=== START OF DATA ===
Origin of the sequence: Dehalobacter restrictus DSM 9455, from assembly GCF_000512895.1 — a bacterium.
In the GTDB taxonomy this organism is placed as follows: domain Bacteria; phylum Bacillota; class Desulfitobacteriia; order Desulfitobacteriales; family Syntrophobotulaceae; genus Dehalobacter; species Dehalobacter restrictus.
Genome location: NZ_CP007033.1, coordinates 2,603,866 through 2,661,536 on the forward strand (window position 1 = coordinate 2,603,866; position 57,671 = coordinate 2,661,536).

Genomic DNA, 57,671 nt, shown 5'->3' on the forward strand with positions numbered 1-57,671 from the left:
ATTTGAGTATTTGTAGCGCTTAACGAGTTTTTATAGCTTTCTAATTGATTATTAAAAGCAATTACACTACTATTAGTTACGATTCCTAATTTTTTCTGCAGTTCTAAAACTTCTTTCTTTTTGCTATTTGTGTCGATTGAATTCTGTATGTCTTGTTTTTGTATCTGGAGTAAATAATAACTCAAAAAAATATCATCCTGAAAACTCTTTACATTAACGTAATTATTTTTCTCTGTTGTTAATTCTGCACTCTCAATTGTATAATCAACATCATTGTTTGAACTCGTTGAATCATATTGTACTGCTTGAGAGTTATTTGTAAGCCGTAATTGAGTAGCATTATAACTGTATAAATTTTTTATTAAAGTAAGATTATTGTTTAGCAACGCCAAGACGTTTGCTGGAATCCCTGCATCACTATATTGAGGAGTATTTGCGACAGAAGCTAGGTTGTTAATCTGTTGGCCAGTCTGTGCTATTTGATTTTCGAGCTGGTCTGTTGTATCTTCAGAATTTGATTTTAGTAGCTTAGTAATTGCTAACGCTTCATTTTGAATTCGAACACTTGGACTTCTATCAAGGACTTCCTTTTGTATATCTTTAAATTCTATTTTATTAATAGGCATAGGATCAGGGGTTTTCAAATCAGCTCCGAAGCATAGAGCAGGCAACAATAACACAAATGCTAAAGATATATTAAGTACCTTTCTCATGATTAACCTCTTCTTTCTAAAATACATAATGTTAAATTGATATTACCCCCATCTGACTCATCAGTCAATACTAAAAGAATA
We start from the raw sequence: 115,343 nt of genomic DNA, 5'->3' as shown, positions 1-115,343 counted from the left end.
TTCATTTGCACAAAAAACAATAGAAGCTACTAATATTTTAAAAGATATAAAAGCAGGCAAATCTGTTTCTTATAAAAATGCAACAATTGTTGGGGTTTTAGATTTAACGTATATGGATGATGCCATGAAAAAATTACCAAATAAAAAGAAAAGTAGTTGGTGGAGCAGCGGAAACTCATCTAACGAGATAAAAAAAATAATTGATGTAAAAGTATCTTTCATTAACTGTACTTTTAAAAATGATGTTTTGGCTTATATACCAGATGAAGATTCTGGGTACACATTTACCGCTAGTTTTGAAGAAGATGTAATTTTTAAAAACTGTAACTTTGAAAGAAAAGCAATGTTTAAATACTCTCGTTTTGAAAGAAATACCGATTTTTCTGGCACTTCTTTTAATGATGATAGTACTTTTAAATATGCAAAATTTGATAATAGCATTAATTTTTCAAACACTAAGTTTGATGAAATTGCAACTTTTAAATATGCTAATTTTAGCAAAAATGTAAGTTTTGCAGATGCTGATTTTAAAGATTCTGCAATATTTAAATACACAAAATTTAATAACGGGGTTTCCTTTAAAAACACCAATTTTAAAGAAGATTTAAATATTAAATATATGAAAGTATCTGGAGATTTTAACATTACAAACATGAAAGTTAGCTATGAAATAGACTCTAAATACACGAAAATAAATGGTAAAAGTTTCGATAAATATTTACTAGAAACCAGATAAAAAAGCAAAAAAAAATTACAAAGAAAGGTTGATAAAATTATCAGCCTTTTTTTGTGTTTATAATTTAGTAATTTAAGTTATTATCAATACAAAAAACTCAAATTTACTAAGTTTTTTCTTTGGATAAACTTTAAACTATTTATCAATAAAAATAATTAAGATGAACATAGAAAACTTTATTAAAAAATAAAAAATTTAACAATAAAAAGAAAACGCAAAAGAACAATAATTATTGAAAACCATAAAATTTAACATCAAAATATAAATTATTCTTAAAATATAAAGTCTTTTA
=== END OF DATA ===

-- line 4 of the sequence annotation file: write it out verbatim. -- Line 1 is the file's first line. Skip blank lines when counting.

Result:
Genomic DNA, 57,671 nt, shown 5'->3' on the forward strand with positions numbered 1-57,671 from the left: